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Mourning Doves Take Turns on Nest - 08/05/08

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Dove Nesting

Dear Bird Folks,

About two weeks ago I discovered a Mourning Dove nesting in one of the plants on my second story deck. At first there was one egg and then a few days later a second one appeared. Now Mrs. Dove sits absolutely motionless on her nest all day long, except for the rare eye blink. Her mate (the skunk) has never returned to feed her. I've put out small a saucer of water, but how do I provide her with food? Should I put out some seeds? Do you think those eggs will ever hatch? What to do?

-Connie, Millbrook, NY

How sweet, Connie,

What a sweet visual you painted. I can just picture the mother dove nestled amongst your flowers, keeping dead still, with only her watchful eyes blinking occasionally. Even as the blazing sun beats down the dedicated female refuses to budge, shading her fragile eggs, without so much as a sip of water to quench her thirst. Then, like Molly Pitcher, you arrive with a refreshing beverage, to help her survive the heat of the day. Boy, Connie, if I'm ever hot, thirsty, and in Millbrook, NY, I'm definitely going to look you up. You sound like the perfect hostess. Just one thing though; instead of giving me a saucer of water, could you substitute a large glass of chocolate milkshake? I'm trying to cut back on my water intake.

The Mourning Dove is one of the most common birds in the United States, yet this generic-looking bird often fails to get our attention. We get all excited when we see cardinals, bluebirds, orioles or hummingbirds at our feeders, but the lowly dove, much like a yellow traffic light, is usually ignored. It's too bad because Mourning Doves, as you probably already know, Connie, are fairly attractive birds. They have sleek bodies, warm brown feathers, long tapered tails and with close inspection a distinctive bright blue around the eyes, making them look like a young Tammy Faye. And one more thing, the sexes are practically identical. That last part is important because in it lies the answer to your question.

To a casual observer the Mourning Dove is number one on the clueless bird chart. They are often nabbed by predators, seem to constantly smack into our windows and they land awkwardly on feeders, as if they have just come back from the local happy hour. In reality, Mourning Doves are an extremely successful species. They have adapted well to humans, can survive in all sorts of habitats, and when it comes to breeding dove couples are the poster birds for equality. These "clueless" birds are totally clued in to what it takes to properly raise a family.

Once paired up the male dove heads off to find the perfect nesting site. As soon as the site is chosen the female takes over. She is the one that does the actual building, but her mate stays busy bringing her a steady supply of building materials, which are mostly small twigs. The delivery of the twigs is a show in itself. Instead of flying to the nearest branch to deliver the twigs, the male dove has the odd habit of landing directly on the back of the nest-building female. While balancing on his mate's back he offers her a twig. I'm not sure why he chooses such a weird delivery method. Perhaps the "happy hour effect" doesn't apply only to landing on feeders.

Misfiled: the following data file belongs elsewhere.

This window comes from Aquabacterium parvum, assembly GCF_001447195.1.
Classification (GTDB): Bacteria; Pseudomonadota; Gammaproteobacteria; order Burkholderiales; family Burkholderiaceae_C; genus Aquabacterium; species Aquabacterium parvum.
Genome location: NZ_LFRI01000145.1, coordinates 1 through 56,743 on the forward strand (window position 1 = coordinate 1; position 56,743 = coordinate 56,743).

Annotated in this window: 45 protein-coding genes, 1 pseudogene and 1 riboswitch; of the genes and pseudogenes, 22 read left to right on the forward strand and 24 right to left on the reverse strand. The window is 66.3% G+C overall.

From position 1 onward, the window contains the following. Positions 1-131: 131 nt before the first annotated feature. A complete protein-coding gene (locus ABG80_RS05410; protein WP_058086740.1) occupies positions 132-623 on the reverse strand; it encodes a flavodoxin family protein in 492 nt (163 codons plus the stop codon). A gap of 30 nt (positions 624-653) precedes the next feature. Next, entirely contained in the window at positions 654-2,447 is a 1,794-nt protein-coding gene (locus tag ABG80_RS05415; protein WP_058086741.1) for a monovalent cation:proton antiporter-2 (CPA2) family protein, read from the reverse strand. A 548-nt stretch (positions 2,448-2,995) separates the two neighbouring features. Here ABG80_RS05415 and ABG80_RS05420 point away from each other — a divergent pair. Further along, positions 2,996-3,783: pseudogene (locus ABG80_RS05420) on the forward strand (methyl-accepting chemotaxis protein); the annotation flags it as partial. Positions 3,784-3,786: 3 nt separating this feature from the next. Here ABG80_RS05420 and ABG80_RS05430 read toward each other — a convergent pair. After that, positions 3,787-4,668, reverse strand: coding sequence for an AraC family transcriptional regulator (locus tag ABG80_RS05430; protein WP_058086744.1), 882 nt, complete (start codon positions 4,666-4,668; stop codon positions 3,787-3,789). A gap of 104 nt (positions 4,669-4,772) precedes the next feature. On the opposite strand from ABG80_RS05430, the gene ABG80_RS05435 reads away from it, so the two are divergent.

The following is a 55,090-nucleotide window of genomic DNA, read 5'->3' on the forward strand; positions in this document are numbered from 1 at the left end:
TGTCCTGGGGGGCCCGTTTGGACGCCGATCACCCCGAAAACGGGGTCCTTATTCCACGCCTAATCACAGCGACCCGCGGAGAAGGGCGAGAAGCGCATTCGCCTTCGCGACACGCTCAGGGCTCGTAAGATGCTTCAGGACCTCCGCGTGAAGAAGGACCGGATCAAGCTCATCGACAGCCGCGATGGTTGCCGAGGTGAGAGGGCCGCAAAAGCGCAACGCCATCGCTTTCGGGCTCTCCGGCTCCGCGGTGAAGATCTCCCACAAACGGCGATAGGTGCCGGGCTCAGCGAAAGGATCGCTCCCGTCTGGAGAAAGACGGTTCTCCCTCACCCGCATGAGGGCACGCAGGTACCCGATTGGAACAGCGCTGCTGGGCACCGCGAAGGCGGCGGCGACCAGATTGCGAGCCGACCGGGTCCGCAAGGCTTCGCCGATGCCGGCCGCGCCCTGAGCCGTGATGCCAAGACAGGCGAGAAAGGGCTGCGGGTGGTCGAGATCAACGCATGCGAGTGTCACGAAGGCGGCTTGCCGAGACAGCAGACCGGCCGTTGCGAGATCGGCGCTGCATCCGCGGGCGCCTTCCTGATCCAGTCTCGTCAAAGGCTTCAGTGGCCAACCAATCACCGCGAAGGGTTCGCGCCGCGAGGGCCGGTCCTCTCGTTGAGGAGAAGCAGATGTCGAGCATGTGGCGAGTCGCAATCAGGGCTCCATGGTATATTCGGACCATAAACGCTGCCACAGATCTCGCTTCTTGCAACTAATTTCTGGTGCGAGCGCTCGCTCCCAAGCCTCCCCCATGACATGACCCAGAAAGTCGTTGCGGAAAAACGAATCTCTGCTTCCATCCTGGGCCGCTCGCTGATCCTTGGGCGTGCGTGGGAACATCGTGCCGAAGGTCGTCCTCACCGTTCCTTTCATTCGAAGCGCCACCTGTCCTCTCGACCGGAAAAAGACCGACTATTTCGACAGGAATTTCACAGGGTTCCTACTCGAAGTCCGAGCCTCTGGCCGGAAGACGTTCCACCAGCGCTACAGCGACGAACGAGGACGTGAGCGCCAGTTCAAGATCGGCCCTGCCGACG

The female of course lays the eggs, which are usually just two. After the eggs are laid the male dove is more than willing to take his turn at incubating. He typically relieves the female around midmorning, so she can go off and watch her stories. She then returns later in the afternoon so the male gets in his before-dinner nap. After two weeks of incubation, the new chicks hatch out of the eggs and then things really get strange, but equal.

Last week I wrote about goldfinches and how the young birds are fed nothing but seeds. This is unusual because most growing chicks need more protein than seeds alone can provide. Well, Mourning Doves are also strict seedeaters, but they are too big of a bird to grow up on seeds alone. So the parents provide food in a rather mammalish manner. Instead of gathering food to shove down the nestlings' throats, both adults produce something called "pigeon milk," which they feed to the chicks. Pigeon milk is produced in the adult's crop. It is yellowish in color and looks a lot like cottage cheese, bad cottage cheese, which of course is redundant. Pigeon milk sounds gross, but tests show that it contains more fat and more protein than either cow or human milk, and really isn't all that bad when severed with Oreos.

Yes, Connie, I do think your doves' eggs will hatch. With a population that is estimated to be around 400 million birds, Mourning Doves clearly know how to breed successfully. And you don't need to provide Mrs. Dove with either food or water. Half the day she is sitting on the nest, but the other half of the day her identical-looking husband, "the skunk," is there, so she can go out for lunch. If you want put out something, put out a plate of Oreos. It will help the baby doves get that gross pigeon milk down.



Artwork by Catherine Clark


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